TIPS (Treasury Inflation Protected Securities) - U.S. Inflation protected bonds, sold in maturities for 5, 10 and 30 years. While in TIPS the coupon rate is fixed, the principal is adjusted monthly by the monthly CPI increase. When coupon is calculated at a constant rate from the adjusted principal, the amount which is paid out differs.

When we take out the inflation component from the equation, we are left with the real yield – one that can also be derived from inflation-linked bonds. This yield represents inflation-adjusted costs of borrowing. Such an adjustment is necessary to assess whether the rate is high or low - for example, buying a two-year U.S. Treasury yielding 4% nominally may be a good investment when the CPI grows 2% per annum, but not so much when the CPI prints are in 7-8%.

The real yield may further serve as a useful tool for analysing potential investment decisions or the macroeconomic environment in general. In a positive real yield environment, the investors have a choice to make a bond investment or, in case they want to seek higher return, make a risk-bearing investment – for example invest in a stock. However, if the real yields are negative, investors seeking a positive real return have to assume some risk. In fact, one of the possible explanations for the impressive 2020/21 returns of a stock market is that in the zero interest rate environment combined with inflation, investors had to turn to stocks for chasing the positive real returns.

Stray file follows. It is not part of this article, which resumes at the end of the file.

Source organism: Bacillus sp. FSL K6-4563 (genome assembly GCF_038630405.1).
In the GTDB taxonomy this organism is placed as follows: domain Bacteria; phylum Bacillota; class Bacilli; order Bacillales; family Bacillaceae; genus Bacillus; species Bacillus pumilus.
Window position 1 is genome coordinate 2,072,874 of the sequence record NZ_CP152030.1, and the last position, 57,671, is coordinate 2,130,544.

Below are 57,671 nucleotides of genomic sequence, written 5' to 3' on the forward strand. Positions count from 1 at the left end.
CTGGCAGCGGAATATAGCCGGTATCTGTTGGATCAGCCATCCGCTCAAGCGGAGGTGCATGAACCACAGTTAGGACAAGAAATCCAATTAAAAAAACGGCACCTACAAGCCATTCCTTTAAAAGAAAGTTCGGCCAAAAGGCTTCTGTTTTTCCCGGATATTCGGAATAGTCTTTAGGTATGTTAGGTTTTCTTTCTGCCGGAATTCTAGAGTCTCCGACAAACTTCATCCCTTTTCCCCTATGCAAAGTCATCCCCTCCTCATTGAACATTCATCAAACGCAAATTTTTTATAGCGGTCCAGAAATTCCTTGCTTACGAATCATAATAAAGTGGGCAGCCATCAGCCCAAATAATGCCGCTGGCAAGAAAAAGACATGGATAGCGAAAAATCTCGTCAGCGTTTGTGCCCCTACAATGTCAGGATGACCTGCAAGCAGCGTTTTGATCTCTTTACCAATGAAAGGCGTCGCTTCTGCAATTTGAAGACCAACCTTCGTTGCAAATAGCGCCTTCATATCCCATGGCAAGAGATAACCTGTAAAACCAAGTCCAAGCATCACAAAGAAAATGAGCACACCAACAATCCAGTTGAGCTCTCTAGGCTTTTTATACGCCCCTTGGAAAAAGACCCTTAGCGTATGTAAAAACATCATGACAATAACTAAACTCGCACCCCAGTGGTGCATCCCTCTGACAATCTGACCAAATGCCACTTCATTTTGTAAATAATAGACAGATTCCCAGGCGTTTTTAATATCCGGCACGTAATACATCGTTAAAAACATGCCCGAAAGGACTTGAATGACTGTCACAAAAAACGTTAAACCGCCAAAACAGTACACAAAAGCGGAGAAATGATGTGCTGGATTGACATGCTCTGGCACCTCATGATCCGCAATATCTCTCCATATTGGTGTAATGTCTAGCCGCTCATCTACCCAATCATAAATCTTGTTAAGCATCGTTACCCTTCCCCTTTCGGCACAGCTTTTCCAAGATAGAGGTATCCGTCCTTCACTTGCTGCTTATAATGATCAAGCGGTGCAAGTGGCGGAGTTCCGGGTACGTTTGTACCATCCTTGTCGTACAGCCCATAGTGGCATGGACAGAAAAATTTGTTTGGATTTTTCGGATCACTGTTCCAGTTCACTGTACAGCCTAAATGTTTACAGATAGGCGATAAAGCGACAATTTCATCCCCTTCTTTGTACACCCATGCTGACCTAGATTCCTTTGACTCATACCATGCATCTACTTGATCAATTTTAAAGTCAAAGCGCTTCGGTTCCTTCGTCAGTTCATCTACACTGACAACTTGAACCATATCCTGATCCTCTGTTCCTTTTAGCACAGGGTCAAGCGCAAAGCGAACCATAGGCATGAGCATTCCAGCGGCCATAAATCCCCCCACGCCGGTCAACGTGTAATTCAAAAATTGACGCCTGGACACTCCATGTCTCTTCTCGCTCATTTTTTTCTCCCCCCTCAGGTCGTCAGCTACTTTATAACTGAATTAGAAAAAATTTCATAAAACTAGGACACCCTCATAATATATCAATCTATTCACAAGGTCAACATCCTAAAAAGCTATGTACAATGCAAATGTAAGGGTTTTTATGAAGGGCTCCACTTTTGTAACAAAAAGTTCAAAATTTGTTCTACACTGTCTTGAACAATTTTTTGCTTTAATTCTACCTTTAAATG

When evaluating the rates’ net influence on the economy, it is useful to analyse it from the relative point of view. Whether given (positive or negative) real yields serve as a boost to the economy, they have to be compared to the r*. As such, positive spread between real yields and r* serves as a brake for economic growth, making borrowing relatively costly.    

r* (equilibrium real rate) – The rate which is neither expansionary nor contractionary for the economy in the long-run. The r* is influenced by multiple real-economy factors such as demographics, labour participation, and labour efficiency. 

Due to its complex nature, incorporating the rate analysis to one’s investment framework may be a challenging task – especially that there also exist more complicated ways to decompose the bond yield. Nevertheless, in many cases it is the hassle worth taking, as it may give one a profound insight in what the markets are pricing in across various groups of assets.